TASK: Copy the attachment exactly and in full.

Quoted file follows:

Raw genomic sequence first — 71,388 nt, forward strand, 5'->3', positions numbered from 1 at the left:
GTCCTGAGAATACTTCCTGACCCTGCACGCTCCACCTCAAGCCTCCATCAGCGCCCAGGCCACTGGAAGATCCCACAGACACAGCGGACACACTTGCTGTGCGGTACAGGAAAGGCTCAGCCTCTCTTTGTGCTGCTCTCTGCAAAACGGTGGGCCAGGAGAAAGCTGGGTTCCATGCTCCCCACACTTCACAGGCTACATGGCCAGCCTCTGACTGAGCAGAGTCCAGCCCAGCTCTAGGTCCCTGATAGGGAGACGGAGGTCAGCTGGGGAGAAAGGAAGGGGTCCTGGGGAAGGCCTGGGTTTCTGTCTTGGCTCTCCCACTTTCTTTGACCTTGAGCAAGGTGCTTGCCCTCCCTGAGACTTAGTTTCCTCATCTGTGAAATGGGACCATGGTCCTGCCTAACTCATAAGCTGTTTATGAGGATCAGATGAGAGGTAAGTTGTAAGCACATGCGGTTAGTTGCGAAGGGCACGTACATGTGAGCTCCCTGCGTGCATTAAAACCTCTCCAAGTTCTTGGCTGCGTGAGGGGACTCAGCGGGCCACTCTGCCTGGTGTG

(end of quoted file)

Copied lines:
Raw genomic sequence first — 71,388 nt, forward strand, 5'->3', positions numbered from 1 at the left:
GTCCTGAGAATACTTCCTGACCCTGCACGCTCCACCTCAAGCCTCCATCAGCGCCCAGGCCACTGGAAGATCCCACAGACACAGCGGACACACTTGCTGTGCGGTACAGGAAAGGCTCAGCCTCTCTTTGTGCTGCTCTCTGCAAAACGGTGGGCCAGGAGAAAGCTGGGTTCCATGCTCCCCACACTTCACAGGCTACATGGCCAGCCTCTGACTGAGCAGAGTCCAGCCCAGCTCTAGGTCCCTGATAGGGAGACGGAGGTCAGCTGGGGAGAAAGGAAGGGGTCCTGGGGAAGGCCTGGGTTTCTGTCTTGGCTCTCCCACTTTCTTTGACCTTGAGCAAGGTGCTTGCCCTCCCTGAGACTTAGTTTCCTCATCTGTGAAATGGGACCATGGTCCTGCCTAACTCATAAGCTGTTTATGAGGATCAGATGAGAGGTAAGTTGTAAGCACATGCGGTTAGTTGCGAAGGGCACGTACATGTGAGCTCCCTGCGTGCATTAAAACCTCTCCAAGTTCTTGGCTGCGTGAGGGGACTCAGCGGGCCACTCTGCCTGGTGTG